Democracies do not legally bind parties to their policy promises. Thus winning the power to set policy through elections requires making credible commitments to pivotal voters. This paper analyzes theoretically and empirically how the commitment problem affects partisan conflict over redistribution. A theoretical model shows that under majoritarian electoral rules parties' efforts to achieve endogenous commitment using citizen candidates to policies preferred by the middle class leads to different behavior and outcomes than suggested by existing theories that assume commitment or rule out endogenous commitment. Left parties may respond to rising inequality by moving to the right in majoritarian systems but not under proportional representation. The theory also unbundles the anti-left bias attributed to majoritarian systems. The empirical analysis finds evidence for key implications of this logic using panel data on party positions and by analyzing devolution in Britain as a natural experiment to compare candidates under alternative electoral rules.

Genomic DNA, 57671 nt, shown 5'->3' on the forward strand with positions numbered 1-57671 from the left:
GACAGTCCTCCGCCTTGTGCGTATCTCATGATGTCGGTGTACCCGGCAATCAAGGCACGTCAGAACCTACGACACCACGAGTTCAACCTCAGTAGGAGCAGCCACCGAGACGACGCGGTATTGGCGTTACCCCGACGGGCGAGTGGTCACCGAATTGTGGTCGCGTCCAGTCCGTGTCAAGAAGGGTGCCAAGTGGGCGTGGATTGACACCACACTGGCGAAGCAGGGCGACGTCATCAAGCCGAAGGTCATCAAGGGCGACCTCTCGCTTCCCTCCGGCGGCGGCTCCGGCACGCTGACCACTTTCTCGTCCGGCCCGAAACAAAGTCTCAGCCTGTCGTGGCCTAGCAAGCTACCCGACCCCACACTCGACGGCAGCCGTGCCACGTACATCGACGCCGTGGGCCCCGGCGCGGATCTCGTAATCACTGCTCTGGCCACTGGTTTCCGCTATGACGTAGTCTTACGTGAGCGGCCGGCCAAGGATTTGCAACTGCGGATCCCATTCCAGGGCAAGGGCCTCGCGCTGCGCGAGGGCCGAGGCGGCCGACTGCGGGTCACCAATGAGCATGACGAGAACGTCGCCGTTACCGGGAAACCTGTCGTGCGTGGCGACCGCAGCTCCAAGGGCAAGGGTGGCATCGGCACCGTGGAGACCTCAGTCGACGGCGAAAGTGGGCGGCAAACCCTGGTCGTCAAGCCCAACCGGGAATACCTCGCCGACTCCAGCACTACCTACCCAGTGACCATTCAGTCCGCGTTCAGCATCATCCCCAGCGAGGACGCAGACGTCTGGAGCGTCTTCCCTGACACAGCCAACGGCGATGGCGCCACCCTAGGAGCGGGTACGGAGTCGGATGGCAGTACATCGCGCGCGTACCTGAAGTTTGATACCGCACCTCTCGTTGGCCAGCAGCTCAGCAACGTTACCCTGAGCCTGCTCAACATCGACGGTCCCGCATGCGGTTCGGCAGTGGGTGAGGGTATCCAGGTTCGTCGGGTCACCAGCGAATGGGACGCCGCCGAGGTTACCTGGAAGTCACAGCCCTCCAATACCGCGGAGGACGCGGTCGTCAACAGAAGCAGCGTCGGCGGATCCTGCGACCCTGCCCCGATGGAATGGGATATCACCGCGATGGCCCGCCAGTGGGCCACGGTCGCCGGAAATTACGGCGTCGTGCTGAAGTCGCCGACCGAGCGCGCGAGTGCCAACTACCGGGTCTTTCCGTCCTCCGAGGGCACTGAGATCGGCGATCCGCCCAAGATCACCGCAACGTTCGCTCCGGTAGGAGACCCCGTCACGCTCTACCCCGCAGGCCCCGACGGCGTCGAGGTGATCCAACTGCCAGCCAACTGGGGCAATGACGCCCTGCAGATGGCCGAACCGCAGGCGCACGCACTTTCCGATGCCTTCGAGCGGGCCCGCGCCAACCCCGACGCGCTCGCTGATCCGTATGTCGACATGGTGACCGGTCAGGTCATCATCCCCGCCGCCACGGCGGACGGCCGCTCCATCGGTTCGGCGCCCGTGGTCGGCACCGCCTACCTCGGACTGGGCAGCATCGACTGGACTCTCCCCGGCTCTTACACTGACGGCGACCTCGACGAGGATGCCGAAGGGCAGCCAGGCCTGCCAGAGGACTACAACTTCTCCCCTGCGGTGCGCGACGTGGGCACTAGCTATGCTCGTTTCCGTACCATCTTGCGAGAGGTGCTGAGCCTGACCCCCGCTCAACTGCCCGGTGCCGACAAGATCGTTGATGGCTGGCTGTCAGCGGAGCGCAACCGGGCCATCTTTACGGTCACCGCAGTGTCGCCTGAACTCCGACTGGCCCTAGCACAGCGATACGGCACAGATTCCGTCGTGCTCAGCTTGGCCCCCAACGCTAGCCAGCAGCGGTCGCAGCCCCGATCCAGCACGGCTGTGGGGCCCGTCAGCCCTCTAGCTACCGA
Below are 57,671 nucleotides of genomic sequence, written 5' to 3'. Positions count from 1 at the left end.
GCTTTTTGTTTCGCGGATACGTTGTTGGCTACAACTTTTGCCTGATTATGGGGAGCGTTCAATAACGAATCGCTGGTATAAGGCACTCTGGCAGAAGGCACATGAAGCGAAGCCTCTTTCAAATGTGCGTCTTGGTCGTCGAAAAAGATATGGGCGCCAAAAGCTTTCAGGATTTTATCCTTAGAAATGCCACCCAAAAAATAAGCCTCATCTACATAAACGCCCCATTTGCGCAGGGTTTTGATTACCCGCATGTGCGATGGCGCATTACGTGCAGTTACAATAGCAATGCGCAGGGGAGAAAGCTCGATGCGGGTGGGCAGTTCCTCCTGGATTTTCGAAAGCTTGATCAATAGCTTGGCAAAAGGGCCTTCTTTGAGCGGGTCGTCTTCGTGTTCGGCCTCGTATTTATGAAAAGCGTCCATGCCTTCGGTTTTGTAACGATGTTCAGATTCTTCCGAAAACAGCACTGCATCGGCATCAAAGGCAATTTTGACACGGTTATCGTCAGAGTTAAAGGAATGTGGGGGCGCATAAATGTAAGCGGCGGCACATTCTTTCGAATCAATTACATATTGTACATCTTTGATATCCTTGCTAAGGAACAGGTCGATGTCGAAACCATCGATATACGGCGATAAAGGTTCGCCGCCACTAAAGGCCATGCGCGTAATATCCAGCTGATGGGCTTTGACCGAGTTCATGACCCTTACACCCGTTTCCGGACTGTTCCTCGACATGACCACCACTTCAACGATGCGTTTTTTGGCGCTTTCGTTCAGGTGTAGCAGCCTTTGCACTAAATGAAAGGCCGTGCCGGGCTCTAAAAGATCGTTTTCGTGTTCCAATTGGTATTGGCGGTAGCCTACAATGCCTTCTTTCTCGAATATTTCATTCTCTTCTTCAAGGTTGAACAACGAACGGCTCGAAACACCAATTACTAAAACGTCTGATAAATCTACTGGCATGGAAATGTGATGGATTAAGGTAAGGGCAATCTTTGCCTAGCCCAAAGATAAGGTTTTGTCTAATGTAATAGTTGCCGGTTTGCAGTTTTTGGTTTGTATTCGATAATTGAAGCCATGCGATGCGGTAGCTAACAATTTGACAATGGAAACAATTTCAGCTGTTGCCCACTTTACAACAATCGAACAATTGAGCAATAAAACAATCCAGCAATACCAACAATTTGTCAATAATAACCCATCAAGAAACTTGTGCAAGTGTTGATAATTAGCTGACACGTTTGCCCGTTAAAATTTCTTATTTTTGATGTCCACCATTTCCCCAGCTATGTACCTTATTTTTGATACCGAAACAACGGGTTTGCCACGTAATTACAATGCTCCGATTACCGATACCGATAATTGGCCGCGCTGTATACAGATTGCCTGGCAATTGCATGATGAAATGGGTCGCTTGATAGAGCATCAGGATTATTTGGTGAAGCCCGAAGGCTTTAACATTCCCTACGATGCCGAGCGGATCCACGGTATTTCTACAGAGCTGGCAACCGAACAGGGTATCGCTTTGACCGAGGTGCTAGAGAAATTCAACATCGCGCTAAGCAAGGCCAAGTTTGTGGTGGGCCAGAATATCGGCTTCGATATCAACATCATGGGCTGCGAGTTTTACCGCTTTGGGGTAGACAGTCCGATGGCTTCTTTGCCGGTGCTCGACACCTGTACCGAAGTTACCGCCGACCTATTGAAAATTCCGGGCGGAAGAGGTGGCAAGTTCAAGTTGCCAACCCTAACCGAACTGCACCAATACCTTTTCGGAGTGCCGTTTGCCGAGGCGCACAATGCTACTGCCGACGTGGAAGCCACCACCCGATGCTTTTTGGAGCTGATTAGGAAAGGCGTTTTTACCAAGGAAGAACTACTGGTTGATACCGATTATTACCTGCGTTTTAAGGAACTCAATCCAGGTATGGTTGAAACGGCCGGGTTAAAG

This talk is part of The Europe Center's "European Governance Seminar Series."
Michael Becher is assistant professor for Political Economy at the University of Konstanz in Germany. He received his PhD (2013) in Politics from Princeton University. His research focuses on comparative politics and political economy, with a special emphasis on redistributive conflict, political institutions, and democratic representation. Professor Becher's work has appeared or is forthcoming in academic journals such as American Journal of Political Science, Journal of Politics, and Comparative Political Studies.